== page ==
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What’s Wrong with My Houseplant?


GARDENING FACT SHEET:

Click to View Printable PDF file: “What’s Wrong with My Houseplant?”


Plants are like people: they all have different needs, and sometimes they’re not as happy as they could be. Luckily, when you learn to speak plant, you can help give them what they need!

Here is a guide to help you listen in on the language of plants and troubleshoot common problems that could be keeping them from living their best.

Wilting Leaves

  • Is the soil dry and pulling away from the pot? It could be you’re Underwatering. (See “How to check your plant for watering” below.”
  • Is the soil wet and soggy? It could be you’re Overwatering. (See “How to check your plant for watering” below.)
    • How to check your plant for watering: Water only when a plant needs it. First, check your plant by sticking your finger a couple inches into the soil. If it feels moist, wait to water. If it feels dry go ahead and give it a good drink. Allow the water to drain out the bottom and be sure to empty any water that accumulates in the tray.
    • Overwatering – happens from watering too often rather than too much at one time. This deprives the roots of oxygen. If you suspect root rot, then trim any blackened or mushy roots and immediately repot into fresh soil and allow the roots to dry. And always make sure your plant has adequate drainage and do not let your plant sit in water.
    • Underwatering – can occur by either not watering often enough or not giving our plants large enough drinks. Setting your plant in the sink and letting the water drain out the bottom will ensure that your plant has gotten enough water.
  • Is your plant near a drafty window or door? Or maybe a heater? Plants often wilt when experiencing Temperature change.

Leaves Dropping

  • Is your plant new? Or did you move it to a new location? Leaves will often drop when plants have a sudden change in their environment.
  • Are the leaves first yellowing or turning brown before they drop? (See “Yellowing Leaves” and “Leaves Turning Brown” below)

Yellowing Leaves

  • Is the soil wet? It could be you’re Overwatering. (See “How to check your plant for watering” above.)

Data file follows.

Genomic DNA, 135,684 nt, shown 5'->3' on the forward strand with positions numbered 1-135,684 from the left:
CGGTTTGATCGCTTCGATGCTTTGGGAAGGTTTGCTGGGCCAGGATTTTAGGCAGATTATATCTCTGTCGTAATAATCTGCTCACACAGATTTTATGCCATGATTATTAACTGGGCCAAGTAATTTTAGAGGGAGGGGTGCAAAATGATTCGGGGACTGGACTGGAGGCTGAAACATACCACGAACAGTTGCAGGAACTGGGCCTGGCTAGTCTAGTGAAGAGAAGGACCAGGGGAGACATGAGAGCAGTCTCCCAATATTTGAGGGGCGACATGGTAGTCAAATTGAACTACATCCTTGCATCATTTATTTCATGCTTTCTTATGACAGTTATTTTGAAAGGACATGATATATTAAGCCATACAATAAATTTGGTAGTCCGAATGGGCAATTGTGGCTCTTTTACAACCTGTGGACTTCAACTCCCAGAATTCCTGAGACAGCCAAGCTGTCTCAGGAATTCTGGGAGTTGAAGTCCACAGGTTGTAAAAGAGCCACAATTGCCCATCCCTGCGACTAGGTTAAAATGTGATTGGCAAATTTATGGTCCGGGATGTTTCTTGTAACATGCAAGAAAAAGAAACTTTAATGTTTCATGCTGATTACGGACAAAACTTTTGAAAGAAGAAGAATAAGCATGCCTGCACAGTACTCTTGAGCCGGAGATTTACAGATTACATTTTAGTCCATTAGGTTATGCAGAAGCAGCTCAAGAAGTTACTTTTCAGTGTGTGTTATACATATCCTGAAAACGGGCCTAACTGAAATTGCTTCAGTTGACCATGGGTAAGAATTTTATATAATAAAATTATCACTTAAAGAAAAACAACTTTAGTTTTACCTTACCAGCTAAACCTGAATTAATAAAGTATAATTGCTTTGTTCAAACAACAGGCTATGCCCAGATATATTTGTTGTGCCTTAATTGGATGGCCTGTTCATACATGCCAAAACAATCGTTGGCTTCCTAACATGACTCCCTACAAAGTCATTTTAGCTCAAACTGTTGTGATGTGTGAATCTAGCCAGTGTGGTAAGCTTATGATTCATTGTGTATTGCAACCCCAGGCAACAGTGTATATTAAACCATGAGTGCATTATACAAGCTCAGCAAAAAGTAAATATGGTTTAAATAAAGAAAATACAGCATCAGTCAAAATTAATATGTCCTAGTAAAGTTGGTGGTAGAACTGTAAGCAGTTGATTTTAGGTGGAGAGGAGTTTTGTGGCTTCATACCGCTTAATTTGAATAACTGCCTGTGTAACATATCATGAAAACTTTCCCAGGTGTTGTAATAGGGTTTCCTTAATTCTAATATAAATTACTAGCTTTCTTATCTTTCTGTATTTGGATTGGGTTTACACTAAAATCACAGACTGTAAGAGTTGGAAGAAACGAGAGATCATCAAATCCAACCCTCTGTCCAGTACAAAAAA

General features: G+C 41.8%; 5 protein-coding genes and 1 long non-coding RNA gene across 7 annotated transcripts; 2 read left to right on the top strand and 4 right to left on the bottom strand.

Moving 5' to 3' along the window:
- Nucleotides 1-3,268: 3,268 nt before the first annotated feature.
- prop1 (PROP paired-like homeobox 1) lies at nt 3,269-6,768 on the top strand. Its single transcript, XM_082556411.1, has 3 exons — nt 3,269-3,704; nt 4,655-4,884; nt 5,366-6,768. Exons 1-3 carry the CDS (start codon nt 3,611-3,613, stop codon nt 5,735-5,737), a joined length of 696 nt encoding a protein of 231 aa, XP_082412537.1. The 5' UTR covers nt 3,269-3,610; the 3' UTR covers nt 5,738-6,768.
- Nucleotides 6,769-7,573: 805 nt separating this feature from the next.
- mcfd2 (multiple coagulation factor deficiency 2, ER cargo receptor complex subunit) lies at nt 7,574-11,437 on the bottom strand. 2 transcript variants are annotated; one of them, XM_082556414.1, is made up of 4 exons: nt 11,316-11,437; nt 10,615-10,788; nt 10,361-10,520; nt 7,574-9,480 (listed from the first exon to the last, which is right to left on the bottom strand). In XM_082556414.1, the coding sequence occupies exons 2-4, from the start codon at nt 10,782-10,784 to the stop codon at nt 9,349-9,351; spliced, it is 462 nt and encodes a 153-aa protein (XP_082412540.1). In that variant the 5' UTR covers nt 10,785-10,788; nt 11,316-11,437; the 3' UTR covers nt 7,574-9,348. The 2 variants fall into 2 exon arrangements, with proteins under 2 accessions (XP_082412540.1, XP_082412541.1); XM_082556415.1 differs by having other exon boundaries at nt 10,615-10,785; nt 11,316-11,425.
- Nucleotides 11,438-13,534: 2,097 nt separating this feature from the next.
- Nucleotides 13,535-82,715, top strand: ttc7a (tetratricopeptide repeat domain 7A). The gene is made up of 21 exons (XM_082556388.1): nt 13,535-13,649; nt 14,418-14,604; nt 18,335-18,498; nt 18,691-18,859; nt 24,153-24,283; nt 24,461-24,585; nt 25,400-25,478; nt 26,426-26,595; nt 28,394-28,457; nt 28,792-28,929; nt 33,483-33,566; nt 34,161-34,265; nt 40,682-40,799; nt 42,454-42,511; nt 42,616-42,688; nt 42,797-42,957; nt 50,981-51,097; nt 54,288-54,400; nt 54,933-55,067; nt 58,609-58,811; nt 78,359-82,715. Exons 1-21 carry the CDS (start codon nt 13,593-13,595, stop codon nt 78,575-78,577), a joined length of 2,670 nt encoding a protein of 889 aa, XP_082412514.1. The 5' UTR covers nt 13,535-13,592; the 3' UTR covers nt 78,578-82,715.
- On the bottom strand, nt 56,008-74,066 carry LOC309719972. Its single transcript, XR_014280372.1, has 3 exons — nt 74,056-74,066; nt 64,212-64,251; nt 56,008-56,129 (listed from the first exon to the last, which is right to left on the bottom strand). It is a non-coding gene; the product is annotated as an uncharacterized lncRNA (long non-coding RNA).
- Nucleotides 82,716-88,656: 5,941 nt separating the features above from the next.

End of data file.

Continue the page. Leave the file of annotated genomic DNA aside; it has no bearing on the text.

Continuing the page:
• Is it possible that your plant is not receiving enough light? Be sure to match the right light with your plant’s needs. Descriptions of different light requirements:
    • Bright Light – Bright-light areas are close to a window with nothing blocking the direct rays of the sun. Plants set in these areas will cast a distinct shadow. South-facing windows are usually the brightest.
    • Bright Indirect – This is a spot in your house that is bright but does not get touched directly by the sun’s rays. A plant in this spot will cast indistinct shadows.
    • Medium Light – East-facing windows can often be good locations for medium light plants. Sheer curtains in a bright window will also create medium light.
    • Low Light – Low-light areas are those either near a sunless window (north-facing or shaded by an outside structure) or well away from a window. If there is enough light to read a newspaper, there is likely enough light for a plant adapted to low light.

Leaves Turning Brown

  • Is the soil wet? It could be you’re overwatering. (See “How to check your plant for watering” above)
  • Is the soil dry and pulling away from the pot? It could be you’re underwatering. (See “How to check your plant for watering” above)
  • Is your plant too close to a bright window? Plants get sunburned too! Moving your plant farther away from the window should fix this issue.

Browning Leaf Tips

  • Inconsistent Watering – happens when you let a plant go too dry and then overwater it, or vice versa. (See “How to check your plant for watering” above)
  • Low Humidity – can cause browning tips. Placing your plants on a tray of rocks and water can add some humidity to the air around your plant.

White Crusty Soil

  • Build-up of fertilizer salts – Watering thoroughly after fertilizing and pouring the water out of the tray so the plant doesn’t soak it back up can help prevent salt build-up.

Spindly Looking

  • Is your plant also drying out faster than it used to? Are there roots sticking out of the bottom of the pot? Your plant might be root-bound, and it might be time to give it a bigger home.
  • Does your plant look stretched-out or leggy? It might be reaching for more light. Make sure and set your plant up for success by providing the right light for their need. (See “Description of different light requirements” above)

Pests

Along with watching for the insects themselves, keep an eye out for leaf curling, leaf distortion, webbing, mottling or sticky substance on leaves.

  • Mealybugs – Watch for white, cottony looking insects in leaf joints and crevices of plants and a shiny, sticky honeydew that they secrete. Mealybugs can be managed by hand on a small number of plants by dabbing each insect with an alcohol-soaked cotton swab.
  • Mites – Watch for tiny moving specs, mottling or discoloration on leaves and webbing. Increasing humidity around your plants can help deter spider mites.
  • Scales – Watch for small hard bumps or shells on stems and leaves. You can manually remove them by scraping off the scale or treating them with a cotton swab dipped in rubbing alcohol.
  • Aphids – watch for small, soft-bodied insects that come in various colors whose feeding causes curling and wilting of the leaves. Several strong blasts of water in the shower can put a dent in their population.

 

Click to View Printable PDF file: “What’s Wrong with My Houseplant?”

McCord's Garden Center

McCord's Garden Center

McCord’s Garden Center and Landscaping is a locally-owned and operated family business located in Monument, CO. We provide year round landscaping design and installation services. Our Garden Center is open seasonally. www.McCordGardens.com

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